EU Reviewing Zeposia as Ulcerative Colitis Treatment for Adults

EU Reviewing Zeposia as Ulcerative Colitis Treatment for Adults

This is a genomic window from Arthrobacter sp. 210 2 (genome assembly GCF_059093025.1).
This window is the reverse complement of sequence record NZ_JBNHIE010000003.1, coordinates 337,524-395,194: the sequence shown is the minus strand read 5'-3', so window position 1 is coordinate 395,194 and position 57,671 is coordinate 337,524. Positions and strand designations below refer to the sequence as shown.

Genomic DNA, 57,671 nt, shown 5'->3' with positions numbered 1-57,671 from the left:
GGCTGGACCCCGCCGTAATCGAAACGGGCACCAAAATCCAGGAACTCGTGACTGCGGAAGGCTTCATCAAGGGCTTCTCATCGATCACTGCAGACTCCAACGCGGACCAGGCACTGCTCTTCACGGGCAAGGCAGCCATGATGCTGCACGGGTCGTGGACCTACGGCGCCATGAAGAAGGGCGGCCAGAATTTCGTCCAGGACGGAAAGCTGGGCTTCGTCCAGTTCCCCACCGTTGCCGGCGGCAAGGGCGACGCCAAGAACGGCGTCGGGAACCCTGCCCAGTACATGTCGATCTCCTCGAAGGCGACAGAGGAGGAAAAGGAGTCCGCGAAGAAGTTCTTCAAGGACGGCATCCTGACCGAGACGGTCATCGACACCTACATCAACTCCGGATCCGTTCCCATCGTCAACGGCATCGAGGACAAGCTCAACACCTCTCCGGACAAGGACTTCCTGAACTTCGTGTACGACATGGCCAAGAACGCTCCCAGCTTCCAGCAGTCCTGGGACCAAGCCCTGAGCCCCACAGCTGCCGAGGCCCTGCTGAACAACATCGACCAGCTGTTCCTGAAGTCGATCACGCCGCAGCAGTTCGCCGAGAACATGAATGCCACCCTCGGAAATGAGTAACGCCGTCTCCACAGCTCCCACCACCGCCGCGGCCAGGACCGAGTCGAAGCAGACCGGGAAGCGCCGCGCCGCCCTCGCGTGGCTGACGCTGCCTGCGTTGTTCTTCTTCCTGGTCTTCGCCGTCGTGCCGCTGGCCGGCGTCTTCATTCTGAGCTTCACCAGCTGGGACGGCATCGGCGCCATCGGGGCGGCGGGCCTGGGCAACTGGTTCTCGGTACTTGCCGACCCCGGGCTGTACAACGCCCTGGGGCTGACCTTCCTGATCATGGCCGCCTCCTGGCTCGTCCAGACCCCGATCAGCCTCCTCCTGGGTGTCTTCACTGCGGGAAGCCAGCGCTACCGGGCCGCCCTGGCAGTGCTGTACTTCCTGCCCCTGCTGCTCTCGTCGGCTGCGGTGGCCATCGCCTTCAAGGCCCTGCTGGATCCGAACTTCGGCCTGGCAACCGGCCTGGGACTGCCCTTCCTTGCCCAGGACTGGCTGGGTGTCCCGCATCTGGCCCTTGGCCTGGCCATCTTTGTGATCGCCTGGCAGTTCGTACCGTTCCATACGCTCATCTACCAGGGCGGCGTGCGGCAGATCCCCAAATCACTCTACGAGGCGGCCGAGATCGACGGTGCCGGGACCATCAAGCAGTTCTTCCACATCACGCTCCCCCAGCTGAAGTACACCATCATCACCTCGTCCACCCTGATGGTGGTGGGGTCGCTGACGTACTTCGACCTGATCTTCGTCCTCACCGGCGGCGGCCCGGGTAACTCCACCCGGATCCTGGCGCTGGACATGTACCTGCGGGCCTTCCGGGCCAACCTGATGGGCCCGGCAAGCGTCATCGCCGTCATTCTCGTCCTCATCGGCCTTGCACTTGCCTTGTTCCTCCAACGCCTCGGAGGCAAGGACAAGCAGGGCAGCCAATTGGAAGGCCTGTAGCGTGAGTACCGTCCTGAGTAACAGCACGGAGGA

The anti-inflammatory medication Zeposia (ozanimod) is under review in the European Union as a treatment for adults with moderately to severely active ulcerative colitis. The European Medicines Agency has validated an application from Bristol Myers Squibb (BMS) seeking Zeposia's approval, and will now begin its centralized review process. "This validation is an important step toward making Zeposia available to eligible patients in the European Union, who are in need of new treatment options offering proven efficacy and safety, as well as oral administration," Mary Beth Harler, MD, head of immunology and fibrosis development at BMS, said in a press release. Ulcerative colitis, a form of inflammatory bowel disease (IBD), is characterized by increased inflammation in the digestive system, which is driven by immune cells called lymphocytes. Zeposia works by targeting two receptor proteins, called sphingosine-1-phosphate (S1P)-1 and S1P-5. By targeting these receptors, Zeposia is thought to reduce the number of active lymphocytes circulating in the digestive system, thus lessening inflammation and, by extension, disease symptoms. The marketing authorization application for Zeposia was based on results from a Phase 3 clinical trial called True North (NCT02435992). The trial enrolled people with moderate to severe ulcerative colitis who had not adequately responded to prior treatment. The trial was conducted in two phases: in the induction phase, 645 participants were given either Zeposia or a placebo for 10 weeks. Participants who were in clinical remission after this initial phase were then randomized again to either Zeposia or a placebo in the maintenance phase of the trial, which lasted 52 weeks (about a year). In both phases, significantly more
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